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I have a tower of flat boxes, but the simulation is not stable. I have tried with split impulse turned off and on.

I have tried:

  • setting the collision shape to box, convex hull, and mesh
  • increasing the number of steps per second and iterations per step (though this does improve the stability, it still eventually collapses without outside influence)
  • enabling deactivation
  • start deactivated (but as soon as an object touches the tower, it gets very "bouncy")

I have even tried to gradually increase gravity, hoping that the boxes would eventually gently settle all opposing forces (gravity and contact constraints). This blend file shows that gravity is squishing the boxes a bit.

This technique, combined with enabling deactivation seems to work alright, until an object activates the boxes (on contact). Does anyone know of a less hacky way to prevent a tower of boxes from bobbing up and down like this?

Is there a way to make this kind of tower stable without resorting to these kinds of tricks?

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  • $\begingroup$ I cranked Steps per second up to 400 and then it stayed upright even after simulating 10000 frames. $\endgroup$ – gandalf3 Mar 25 '15 at 22:34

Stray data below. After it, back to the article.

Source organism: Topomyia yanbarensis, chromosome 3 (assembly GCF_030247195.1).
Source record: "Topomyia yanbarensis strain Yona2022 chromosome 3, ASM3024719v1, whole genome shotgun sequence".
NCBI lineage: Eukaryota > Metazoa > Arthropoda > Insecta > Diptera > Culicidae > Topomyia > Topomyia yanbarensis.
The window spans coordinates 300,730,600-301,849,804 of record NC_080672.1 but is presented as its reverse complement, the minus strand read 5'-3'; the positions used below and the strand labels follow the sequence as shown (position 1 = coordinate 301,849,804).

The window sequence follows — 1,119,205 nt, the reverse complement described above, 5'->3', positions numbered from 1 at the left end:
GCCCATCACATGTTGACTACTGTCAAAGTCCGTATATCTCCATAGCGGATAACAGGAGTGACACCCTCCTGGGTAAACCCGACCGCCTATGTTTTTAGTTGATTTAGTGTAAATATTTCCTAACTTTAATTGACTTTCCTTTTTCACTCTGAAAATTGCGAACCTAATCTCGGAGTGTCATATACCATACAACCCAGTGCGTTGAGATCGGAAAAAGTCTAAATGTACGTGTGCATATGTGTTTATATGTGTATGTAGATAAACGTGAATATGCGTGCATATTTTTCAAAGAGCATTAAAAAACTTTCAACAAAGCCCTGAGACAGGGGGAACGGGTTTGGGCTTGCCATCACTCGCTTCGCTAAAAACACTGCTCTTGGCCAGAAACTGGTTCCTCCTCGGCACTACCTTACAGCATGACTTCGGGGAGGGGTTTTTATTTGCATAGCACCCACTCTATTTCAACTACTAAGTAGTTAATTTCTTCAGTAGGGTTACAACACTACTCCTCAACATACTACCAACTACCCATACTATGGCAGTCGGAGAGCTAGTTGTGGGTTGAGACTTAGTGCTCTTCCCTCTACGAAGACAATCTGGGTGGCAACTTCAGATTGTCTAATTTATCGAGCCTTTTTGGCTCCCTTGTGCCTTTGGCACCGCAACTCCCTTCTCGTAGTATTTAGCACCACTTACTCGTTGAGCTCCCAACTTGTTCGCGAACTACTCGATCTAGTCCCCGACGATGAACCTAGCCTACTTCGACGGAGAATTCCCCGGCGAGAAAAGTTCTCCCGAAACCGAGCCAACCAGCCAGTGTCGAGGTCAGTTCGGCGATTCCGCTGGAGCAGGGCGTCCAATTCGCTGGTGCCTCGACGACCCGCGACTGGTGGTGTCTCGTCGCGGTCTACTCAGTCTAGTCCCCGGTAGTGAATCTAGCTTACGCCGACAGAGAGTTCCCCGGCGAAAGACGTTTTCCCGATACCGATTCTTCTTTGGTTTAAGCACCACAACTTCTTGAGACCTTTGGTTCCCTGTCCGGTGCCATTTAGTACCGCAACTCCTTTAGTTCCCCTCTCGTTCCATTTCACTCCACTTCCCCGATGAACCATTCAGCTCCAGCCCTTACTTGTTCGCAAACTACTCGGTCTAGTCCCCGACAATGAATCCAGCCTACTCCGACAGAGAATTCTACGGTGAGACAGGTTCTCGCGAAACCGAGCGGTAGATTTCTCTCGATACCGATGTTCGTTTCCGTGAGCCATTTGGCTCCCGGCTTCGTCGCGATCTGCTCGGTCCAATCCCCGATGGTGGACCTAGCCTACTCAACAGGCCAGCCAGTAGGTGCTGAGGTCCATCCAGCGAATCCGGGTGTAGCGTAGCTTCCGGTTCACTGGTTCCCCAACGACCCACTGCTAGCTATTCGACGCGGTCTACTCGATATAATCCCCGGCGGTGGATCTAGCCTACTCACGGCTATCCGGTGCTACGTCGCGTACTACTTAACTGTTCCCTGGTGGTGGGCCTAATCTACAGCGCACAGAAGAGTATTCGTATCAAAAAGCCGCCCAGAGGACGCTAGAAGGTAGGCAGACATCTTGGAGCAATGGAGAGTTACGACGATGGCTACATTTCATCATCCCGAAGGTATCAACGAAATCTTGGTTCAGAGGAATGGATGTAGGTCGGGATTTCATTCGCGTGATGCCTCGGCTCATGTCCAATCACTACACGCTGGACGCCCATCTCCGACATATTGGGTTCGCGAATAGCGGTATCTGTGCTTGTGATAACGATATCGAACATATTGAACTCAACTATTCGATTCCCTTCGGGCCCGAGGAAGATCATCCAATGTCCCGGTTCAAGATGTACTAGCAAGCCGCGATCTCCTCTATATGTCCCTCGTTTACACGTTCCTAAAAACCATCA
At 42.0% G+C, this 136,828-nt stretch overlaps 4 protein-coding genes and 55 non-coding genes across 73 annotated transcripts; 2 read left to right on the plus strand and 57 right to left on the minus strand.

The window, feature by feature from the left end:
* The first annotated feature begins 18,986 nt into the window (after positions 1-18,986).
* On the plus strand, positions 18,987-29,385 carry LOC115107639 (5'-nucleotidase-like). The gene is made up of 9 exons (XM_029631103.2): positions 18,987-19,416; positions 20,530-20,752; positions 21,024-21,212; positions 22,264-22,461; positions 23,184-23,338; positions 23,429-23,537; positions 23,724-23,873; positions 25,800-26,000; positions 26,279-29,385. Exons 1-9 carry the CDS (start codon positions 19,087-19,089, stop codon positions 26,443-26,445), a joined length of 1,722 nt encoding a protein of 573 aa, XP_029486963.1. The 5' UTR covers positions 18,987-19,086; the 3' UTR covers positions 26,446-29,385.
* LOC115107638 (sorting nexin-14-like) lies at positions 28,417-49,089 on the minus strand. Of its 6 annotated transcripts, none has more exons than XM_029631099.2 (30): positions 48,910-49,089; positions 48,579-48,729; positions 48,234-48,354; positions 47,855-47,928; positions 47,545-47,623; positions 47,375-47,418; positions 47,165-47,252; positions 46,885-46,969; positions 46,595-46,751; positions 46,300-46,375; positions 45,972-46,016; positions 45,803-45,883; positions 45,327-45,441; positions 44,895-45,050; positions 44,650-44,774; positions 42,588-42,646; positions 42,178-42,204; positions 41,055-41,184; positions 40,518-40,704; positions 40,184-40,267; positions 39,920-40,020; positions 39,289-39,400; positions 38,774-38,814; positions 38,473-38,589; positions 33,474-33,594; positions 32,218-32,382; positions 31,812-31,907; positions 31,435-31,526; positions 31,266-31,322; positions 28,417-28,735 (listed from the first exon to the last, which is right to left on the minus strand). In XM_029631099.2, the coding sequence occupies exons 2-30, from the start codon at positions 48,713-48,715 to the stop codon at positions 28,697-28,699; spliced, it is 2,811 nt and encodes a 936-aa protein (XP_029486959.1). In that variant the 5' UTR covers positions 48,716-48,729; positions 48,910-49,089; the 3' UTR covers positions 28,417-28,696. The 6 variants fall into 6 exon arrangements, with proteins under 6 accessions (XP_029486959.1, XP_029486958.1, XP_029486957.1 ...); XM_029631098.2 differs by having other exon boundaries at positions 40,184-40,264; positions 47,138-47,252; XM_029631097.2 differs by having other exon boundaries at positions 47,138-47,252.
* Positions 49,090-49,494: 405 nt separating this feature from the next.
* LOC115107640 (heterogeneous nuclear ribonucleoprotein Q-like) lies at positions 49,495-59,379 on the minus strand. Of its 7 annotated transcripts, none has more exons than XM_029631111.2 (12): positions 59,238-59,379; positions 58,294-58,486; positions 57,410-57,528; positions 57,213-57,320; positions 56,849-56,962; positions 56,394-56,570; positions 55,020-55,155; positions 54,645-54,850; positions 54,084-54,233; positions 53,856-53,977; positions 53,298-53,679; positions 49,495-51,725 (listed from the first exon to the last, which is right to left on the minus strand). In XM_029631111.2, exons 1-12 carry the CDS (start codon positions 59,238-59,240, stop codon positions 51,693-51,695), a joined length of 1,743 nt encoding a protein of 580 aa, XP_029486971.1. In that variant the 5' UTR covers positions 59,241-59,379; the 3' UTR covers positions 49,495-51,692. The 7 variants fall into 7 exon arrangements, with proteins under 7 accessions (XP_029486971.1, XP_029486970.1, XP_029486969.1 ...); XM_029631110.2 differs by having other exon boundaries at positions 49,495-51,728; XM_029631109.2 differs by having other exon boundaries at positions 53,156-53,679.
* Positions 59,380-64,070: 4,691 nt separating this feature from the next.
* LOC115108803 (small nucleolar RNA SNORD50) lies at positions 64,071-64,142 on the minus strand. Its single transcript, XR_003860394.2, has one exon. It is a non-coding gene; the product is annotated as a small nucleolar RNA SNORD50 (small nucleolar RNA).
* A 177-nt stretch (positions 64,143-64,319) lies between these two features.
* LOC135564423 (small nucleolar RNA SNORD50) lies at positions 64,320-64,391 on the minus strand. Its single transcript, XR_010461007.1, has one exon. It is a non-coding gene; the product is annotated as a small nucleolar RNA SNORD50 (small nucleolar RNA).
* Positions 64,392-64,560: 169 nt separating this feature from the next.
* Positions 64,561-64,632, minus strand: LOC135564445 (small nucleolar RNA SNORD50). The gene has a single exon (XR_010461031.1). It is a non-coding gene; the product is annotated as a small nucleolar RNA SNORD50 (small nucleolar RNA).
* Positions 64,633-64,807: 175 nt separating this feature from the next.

• $\begingroup$ Hm.. I don't see this as being a duplicate since in my question I mention that I've already tried the solutions presented in the answer to the similar question. The start deactivated trick doesn't work because the tower starts bobbing up and down on first contact. Increasing the steps to a huge number may help in rendering, but I'm not sure it will work for a real-time game. $\endgroup$ – snapfractalpop Mar 26 '15 at 2:03
  • $\begingroup$ Oh, is this in the BGE? That's different then.. $\endgroup$ – gandalf3 Mar 26 '15 at 2:08
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Put collision shape to box and increase linear and angular damping up to your needs. Remember higher the damping, higher the viscous effect will be (honey like). I suggest to start with 0.3 for both and then try to tune them up until they are stable.

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You can build quite stable towers of stacked boxes. The tricks:

  1. Convex Hull. This is the best all-round physics shape. It's the most "stable" with the exception of capsule and sphere - which are unsuitable here. Yes, I've found convex hull better than cube type.
  2. Big collision margins. These help bullet to figure out how to respond to intersecting objects. If you separate your physics and graphics mesh you can make these unnoticable.
  3. If you really need to, increase your physics substeps in the world panel.

A very good reference video about bullet is this one by phymec:
https://www.youtube.com/watch?v=BGAwRKPlpCw

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if the boxes are inside of another object in the simulation Ex. inside another cube the boxes will instantly fly away from each other.

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